In London’s Hyde Park can be found a sculptural water feature which flows with animated urgency and audible energy, its sounds and flow only hushed once its circular journey comes to rest within a peaceful basin at the fountain’s bottom. This recent Easter holiday I made way to visit Kathryn Gustafson’s 2004 landscape memorial, “Diana, Princess of Wales Memorial Fountain” to experience this landscape experience firsthand. I discovered a sculptural channel that resonated with me for its texture – both physical and aural.


Gustafson Porter + Bowman’s design expresses the concept of ‘Reaching out – letting in’, taken from the values and practices in the inclusive spirit of the Princess of Wales. All photos and video by Evan Mather.



545 pieces of Cornish granite – each shaped by the latest computer-controlled machinery and pieced together using traditional skills – were interlocked to create the cascade.

The fountain is not static. Water drawn from London’s water table bubbles, gurgles, falls, twists and turns, bends and breaks – creating distinctive sounds as it flows down the in separate eastward and westward flows. Alongside the simplicity of the project’s materials, the playful layout, and the fountain’s adjacent location near Serpentine Lake, what I will most remember from my visit to the Princess of Wales Memorial Fountain will be the dynamic nature of the water experience – one rewarding both looking and listening.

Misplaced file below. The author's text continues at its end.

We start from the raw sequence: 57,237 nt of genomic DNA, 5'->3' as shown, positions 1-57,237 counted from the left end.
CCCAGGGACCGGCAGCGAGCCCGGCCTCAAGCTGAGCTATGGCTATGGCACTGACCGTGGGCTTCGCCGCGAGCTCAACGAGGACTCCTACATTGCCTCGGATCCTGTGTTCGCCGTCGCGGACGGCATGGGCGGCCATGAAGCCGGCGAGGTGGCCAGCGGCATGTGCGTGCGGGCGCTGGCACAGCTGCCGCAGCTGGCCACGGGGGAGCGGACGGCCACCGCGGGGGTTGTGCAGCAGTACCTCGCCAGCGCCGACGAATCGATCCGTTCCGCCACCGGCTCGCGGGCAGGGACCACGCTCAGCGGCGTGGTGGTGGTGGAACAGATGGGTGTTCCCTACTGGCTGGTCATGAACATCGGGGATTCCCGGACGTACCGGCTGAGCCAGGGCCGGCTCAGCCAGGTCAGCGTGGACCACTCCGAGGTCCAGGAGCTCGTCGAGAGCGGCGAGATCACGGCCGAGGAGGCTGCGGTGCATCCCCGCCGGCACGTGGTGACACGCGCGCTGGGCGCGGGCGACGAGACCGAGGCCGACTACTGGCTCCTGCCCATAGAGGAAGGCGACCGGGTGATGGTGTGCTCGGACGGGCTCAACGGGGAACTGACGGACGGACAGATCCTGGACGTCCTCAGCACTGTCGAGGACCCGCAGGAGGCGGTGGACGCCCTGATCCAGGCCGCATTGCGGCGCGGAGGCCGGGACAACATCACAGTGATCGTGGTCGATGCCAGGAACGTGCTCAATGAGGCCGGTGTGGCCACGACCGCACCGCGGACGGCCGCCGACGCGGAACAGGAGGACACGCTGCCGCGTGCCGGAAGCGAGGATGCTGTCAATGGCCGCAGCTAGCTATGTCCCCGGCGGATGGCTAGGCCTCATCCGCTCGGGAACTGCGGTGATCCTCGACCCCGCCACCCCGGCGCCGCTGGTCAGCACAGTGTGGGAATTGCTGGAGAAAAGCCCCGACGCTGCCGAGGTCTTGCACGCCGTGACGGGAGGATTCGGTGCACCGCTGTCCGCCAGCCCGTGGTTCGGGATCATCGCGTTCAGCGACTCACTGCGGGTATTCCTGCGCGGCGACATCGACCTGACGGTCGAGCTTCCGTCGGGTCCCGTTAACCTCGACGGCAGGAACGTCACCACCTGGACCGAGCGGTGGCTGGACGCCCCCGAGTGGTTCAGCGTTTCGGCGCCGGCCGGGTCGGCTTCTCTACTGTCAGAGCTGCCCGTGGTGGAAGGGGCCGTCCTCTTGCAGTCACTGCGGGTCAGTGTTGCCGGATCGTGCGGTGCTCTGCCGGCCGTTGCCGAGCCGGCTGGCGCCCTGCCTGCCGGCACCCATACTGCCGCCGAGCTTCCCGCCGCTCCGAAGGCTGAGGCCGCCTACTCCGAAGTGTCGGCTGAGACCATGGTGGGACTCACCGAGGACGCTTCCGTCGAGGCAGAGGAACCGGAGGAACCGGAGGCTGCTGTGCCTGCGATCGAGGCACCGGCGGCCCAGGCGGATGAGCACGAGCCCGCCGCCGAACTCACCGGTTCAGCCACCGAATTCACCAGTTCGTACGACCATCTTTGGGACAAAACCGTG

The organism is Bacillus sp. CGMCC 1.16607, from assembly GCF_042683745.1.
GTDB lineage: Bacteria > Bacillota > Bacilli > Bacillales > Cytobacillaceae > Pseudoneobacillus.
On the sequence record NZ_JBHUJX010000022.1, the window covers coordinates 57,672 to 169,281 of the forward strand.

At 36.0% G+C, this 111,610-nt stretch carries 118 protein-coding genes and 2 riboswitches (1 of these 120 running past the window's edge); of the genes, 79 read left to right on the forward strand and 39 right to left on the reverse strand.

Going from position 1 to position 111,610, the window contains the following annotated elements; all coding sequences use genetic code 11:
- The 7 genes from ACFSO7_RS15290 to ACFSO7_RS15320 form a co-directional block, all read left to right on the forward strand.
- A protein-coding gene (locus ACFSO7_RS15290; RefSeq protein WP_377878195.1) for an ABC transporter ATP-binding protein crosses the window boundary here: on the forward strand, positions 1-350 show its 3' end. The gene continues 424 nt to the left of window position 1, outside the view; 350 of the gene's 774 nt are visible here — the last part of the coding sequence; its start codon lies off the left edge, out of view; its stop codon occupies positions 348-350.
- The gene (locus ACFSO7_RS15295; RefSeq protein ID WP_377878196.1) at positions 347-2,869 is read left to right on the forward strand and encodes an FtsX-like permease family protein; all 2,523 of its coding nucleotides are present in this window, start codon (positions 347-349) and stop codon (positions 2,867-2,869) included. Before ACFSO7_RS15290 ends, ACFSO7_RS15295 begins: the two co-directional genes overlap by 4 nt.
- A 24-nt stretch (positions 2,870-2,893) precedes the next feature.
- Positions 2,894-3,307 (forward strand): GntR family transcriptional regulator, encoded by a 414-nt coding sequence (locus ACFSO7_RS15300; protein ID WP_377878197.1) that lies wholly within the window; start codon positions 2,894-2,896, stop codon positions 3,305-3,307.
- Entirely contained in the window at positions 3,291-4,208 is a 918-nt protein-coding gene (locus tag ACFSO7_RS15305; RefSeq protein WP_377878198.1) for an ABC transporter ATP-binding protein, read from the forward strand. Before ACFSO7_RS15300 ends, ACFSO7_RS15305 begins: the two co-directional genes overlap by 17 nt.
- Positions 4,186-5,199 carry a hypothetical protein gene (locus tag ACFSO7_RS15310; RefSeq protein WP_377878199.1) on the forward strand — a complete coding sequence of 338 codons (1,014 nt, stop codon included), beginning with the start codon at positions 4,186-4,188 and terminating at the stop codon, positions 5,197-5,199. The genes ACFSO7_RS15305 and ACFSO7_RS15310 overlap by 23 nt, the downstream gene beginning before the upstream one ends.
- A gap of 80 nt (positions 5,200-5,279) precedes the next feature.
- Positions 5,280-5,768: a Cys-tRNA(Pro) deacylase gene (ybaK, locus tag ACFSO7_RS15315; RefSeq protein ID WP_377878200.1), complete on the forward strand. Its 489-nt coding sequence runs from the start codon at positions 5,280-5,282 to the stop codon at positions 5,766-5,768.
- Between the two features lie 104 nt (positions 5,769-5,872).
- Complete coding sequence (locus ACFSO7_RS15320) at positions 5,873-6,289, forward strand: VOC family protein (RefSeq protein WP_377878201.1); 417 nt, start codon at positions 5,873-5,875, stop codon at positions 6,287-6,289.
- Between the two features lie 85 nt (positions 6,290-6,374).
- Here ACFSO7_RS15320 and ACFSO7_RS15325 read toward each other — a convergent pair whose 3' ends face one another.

Photo by Katherine Montgomery

Several months ago, exhilarated by the Women’s March, a friend and I exclaimed, “We should do this every weekend!”  Since then, my anger towards President Trump has developed from a vague dread to specific fears as his policies have rolled out: Will immigrants be forever persecuted?  Will women have access to safe health care?

When House bill H.R. 861 to abolish the EPA was introduced in February, my fear sharpened to a point.  The stakes have never been higher for our planet’s health, and this bill is an arrogant deterrent to progress.

The mistrust of facts in the recent years has been well documented, and the attack on science – preventing scientists from publishing work without White House review, withdrawing research funding, gag orders related to climate change, etc. – is the continuation of this propaganda.  The administration’s attack on science has a direct impact on all of our lives.  From compromising our natural resources, to over-valuing outdated energy sources, their goals do not support the earth and are in direct opposition to the values of landscape architecture.

Download a free “March for Science Poster” for April 22, 2017, Earth Day and The March for Science!